.
.
.
.

Global experts: Khashoggi’s death used to further destabilize Middle East

Published: Updated:

International prominent experts expressed their views over continuing media uproar about the murder of Jamal Khashoggi.

Many op-eds and analysis in many international media outlets concluded that the Middle East has been undergoing a “dramatic realignment, dividing itself between those regimes that support extremism and those that oppose it, and the Gulf Cooperation Council (GCC), has been at the forefront of these efforts against extremism.”

Alexander Downer, the former Australian FM, wrote an op-ed in the Financial Times, saying “The real crime was that Khashoggi was backed alone by Muslim Brotherhood supporters, namely the Qatari regime and the Turkish government.”

Overlooked in the heated rhetoric is the larger issue of stability in the Middle East. Saudi Arabia plays a crucial role and is strategically important to maintaining a balance of power as Downer notes.

At the 2018 Halifax International Security Forum, Gen. Joseph Dunford, chairman of the U.S. Joint Chiefs of Staff, commented on the Saudis’ critical importance, noting: “Saudi Arabia has been an important partner to regional security in the past. I expect they will be in the future. … Their cooperation, their interoperability, in my judgment, is a good thing. Their cooperation, interoperability, capability if you will, would be a stabilizing force on the region. Has been a stabilizing force in the region.”

Jeff Carlson who is a CFA charterholder, wrote an opinion in theepochtimes. He said “You can in government be swept up in the prevailing media narrative, and if you design your foreign policy on that basis, you will achieve nothing. “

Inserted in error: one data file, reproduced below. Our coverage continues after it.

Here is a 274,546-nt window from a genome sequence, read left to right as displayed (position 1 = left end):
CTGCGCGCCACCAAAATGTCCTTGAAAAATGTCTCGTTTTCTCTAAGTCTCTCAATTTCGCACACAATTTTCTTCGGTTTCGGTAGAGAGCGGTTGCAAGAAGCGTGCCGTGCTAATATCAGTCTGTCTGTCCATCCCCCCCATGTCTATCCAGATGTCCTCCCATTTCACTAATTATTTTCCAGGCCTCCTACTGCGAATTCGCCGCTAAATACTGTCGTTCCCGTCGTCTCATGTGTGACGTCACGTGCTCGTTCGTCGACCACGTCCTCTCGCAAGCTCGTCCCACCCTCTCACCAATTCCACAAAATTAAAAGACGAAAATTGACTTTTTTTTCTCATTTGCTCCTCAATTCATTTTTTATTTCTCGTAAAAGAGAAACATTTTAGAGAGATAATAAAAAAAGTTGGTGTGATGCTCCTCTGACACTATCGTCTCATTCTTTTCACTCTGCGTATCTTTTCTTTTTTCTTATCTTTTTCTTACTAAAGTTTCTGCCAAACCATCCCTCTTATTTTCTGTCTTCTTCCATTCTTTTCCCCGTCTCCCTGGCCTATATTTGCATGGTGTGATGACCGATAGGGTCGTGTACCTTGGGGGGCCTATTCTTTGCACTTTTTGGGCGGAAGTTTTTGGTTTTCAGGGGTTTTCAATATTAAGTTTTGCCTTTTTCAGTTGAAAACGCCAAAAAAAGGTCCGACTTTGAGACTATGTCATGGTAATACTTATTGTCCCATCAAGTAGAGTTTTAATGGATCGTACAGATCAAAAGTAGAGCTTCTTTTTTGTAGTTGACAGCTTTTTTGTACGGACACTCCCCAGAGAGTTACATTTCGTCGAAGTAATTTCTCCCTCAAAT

He added “There are players, such as Turkey and Iran, who stand to gain from a weakening or destabilizing of the U.S.–Saudi relationship.

Russian Radio Sputnik discussed the issue with James Dorsey, a senior fellow at the Rajaratnam School of International Studies in Singapore.

“There’s no doubt that there is a motive. The question is: what is the Turkish goal? Is the Turkish goal to basically significantly weaken Saudi Arabia and undermine its credibility, and in doing so strengthen Turkey’s regional position, as well as its negotiating position vis-à-vis Saudi Arabia and possibly the United States? “

Also in an analysis to the Atlantic, Cagaptay, the author of The New Sultan: Erdoğan and the Crisis of Modern Turkey, said “Erdoğan, who has portrayed himself as a leader of the Muslim world, has another goal: that of Islamic unity.”

The piece added “One way to achieve that unity is through an end to the Saudi-led Arab boycott of Qatar. Turkey, along with Iran, has supported Doha during the more-than-year-long embargo imposed on Qatar by its fellow Arab states for, among other things, its alleged support of Islamist groups. Many of those groups are linked to the Muslim Brotherhood, which most Arab states regard as a terrorist organization, but which Erdoğan openly supports because of its espousal of political Islam.”